Parents, Peers and Periods

Posted on: 29 March 2018

Having covered the attitudes that young girls have towards menstruation and, in particular, the education they receive about it in the last blog, we’ll now consider the role of other external factors that contribute to the current situation in the UK.

As Amelia Young commented in response to our last blog: “it’s also worth pointing out as a parent we need to be more open, informed and honest to our children”. Although most parents will claim to be open and considerate when it comes to menstruation, the reality does not necessarily follow. Indeed, 12% of the girls Plan International UK surveyed had been told not to talk about their periods in front of their mothers. Additionally, 11% of the girls had been told not to talk about their periods in front of their fathers. Worryingly, this is not as a result of a lack of knowledge about periods, but due more to the supposed embarrassment that is attached to periods. As put by Evan, 15: “In my family if it happens my sister just takes the day off and my dad just says: ‘Yeah your sister’s feeling unwell…’ Me and my dad both know what it is but we prefer not to talk about it because it gets a bit awkward.”

 Young girls are actually taking on the responsibility of breaking down the stigma. Fiona, 15 said: ““I talk to my boyfriend about it, and my brother, just so that they get more aware of what’s happening and stuff instead of just going ‘What’s happened
 to you?’; they are understanding.

Although often a place of toxicity, many young girls find the internet to be a safe space to talk openly about menstruation, finding peer support in the sharing of their experiences. Samaira, 17, said that she thinks : YouTubers are so good, they have a platform for education.” As mentioned in the last blog, the education young girls receive often fails to explain or describe accurately the real-life experience of menstruation. Kellie, 15, discussed reading about the experience of menstruation online, stating: “I remember reading one about just how much blood you lost.” However, some portrayals of periods on social media often reinforce harmful stereotypes. Ivy, 15, argues that the depiction of girls indulging in chocolate and junk food as frequently represented online is not a useful stereotype. As she puts it, sometimes girls “just need support in a different way rather than just buying them whatever they want; some girls just want a cuddle.”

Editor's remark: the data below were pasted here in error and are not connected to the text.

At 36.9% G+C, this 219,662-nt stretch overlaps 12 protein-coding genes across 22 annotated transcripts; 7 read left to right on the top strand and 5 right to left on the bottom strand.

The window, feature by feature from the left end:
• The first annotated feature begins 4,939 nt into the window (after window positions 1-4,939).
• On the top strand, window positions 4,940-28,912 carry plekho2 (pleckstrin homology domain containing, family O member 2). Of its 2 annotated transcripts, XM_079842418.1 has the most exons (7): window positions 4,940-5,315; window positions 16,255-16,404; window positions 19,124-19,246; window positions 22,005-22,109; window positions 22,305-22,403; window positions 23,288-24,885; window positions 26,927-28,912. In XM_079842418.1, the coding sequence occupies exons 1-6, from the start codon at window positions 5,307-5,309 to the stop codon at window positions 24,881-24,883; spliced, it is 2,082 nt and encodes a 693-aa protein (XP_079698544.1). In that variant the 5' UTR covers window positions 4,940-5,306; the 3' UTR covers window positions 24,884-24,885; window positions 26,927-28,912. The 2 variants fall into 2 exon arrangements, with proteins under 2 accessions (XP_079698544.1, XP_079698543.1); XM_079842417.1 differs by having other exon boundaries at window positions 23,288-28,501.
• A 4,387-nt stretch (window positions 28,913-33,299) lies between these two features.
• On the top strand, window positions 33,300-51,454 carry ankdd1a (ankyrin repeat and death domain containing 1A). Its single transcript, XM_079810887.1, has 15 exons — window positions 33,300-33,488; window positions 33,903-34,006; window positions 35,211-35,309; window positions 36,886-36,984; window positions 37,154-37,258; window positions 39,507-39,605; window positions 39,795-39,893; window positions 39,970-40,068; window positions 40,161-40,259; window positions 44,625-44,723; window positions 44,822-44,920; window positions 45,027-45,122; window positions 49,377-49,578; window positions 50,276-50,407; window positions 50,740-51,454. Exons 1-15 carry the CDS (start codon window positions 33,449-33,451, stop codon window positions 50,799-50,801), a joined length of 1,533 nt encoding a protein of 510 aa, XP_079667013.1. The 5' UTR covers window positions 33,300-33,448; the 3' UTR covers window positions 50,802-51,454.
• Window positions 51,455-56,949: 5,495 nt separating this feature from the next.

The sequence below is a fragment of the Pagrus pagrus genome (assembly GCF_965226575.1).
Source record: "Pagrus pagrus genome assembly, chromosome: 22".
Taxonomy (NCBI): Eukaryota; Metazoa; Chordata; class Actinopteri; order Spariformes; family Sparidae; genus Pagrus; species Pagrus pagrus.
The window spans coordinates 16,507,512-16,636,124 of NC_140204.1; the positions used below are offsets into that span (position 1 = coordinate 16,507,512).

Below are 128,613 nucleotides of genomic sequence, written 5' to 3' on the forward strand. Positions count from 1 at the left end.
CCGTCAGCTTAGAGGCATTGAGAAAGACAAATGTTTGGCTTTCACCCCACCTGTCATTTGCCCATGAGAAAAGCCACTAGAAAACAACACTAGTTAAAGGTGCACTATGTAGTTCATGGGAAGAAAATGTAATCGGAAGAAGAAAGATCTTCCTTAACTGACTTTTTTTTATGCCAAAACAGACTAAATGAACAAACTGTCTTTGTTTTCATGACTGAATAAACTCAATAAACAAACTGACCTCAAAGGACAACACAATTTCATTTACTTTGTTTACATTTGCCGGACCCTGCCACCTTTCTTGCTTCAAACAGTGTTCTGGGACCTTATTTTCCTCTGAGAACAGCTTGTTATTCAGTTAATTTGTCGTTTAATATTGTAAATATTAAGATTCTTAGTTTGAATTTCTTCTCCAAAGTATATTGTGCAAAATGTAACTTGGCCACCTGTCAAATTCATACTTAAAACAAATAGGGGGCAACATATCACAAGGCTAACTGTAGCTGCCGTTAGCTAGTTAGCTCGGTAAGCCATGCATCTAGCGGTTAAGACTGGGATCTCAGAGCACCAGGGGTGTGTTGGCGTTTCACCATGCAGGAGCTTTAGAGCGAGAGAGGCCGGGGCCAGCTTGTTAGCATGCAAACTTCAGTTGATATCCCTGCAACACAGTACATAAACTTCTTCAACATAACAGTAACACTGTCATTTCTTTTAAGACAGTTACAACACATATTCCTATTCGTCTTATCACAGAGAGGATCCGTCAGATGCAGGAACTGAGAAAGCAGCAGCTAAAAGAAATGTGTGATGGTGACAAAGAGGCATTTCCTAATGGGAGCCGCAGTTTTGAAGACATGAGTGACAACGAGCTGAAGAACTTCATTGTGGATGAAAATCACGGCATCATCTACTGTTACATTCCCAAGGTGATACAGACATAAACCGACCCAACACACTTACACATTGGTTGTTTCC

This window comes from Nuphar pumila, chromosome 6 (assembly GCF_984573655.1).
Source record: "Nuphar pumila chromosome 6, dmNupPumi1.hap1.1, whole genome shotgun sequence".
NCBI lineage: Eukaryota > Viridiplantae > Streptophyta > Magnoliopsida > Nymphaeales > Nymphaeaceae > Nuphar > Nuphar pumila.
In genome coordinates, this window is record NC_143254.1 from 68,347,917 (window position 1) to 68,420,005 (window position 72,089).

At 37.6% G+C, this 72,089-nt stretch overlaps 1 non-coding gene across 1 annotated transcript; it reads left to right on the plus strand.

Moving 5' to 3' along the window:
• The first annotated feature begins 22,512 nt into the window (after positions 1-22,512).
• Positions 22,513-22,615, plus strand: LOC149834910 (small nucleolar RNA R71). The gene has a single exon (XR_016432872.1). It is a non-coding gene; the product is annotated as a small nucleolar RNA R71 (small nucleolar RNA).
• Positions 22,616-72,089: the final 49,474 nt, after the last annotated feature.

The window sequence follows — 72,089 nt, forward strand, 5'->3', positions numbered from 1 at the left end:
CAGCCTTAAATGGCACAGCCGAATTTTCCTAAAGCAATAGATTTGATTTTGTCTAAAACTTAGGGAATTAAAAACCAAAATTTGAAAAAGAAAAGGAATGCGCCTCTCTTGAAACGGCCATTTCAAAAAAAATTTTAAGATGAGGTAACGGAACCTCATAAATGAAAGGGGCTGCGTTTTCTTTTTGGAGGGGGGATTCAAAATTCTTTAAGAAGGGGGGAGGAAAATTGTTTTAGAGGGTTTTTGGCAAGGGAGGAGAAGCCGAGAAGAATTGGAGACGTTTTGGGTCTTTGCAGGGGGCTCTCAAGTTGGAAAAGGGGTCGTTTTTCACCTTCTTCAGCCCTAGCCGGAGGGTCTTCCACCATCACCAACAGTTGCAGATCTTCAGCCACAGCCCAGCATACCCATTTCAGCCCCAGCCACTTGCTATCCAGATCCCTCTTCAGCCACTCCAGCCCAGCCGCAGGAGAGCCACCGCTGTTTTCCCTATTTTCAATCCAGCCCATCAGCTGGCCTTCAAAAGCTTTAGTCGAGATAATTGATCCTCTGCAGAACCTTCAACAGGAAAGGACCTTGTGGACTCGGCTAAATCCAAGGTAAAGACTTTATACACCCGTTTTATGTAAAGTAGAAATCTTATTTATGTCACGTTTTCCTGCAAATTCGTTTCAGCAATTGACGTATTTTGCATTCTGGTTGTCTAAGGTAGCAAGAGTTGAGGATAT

Nevertheless, it is perhaps corporations that play the most detrimental part in reinforcing the current taboo-nature of periods. Amika George, of Free Periods, put it perfectly when she said: “I think it’s really awful that it’s so enforced from such a young age and the fact that period product packaging is called things like ‘Whisper’ and ‘Discreet’, and subconsciously you’re taking all of it in, and you’re not doubting why it seems so embarrassing”.

Just this year Tampax released an advertisement titled ‘Radiant: Short, Shorter, Shortest’ emphasising their new discreet wrapping, with the word ‘Shhhhh’ covering the screen. It is just this type of advertising that perpetuates the idea of periods as a mysterious enigma, rather than an everyday, natural and normal process. In fact, due to the adverts, several of the study’s participants told Plan UK stories of young people who actually believed that periods are blue, since blue liquid representing blood is still used in most advertisements today.

It is just this form of secrecy, embarrassment and confusion that we reject at Freda. We believe that by repeatedly sending out the right message – that periods are natural and should be treated as such – young girls will no longer feel ashamed to open up to those closest to them. As the figures suggest, period stigma is still a prevalent and powerful force, which must be eradicated so that young girls can grow up free from shame.

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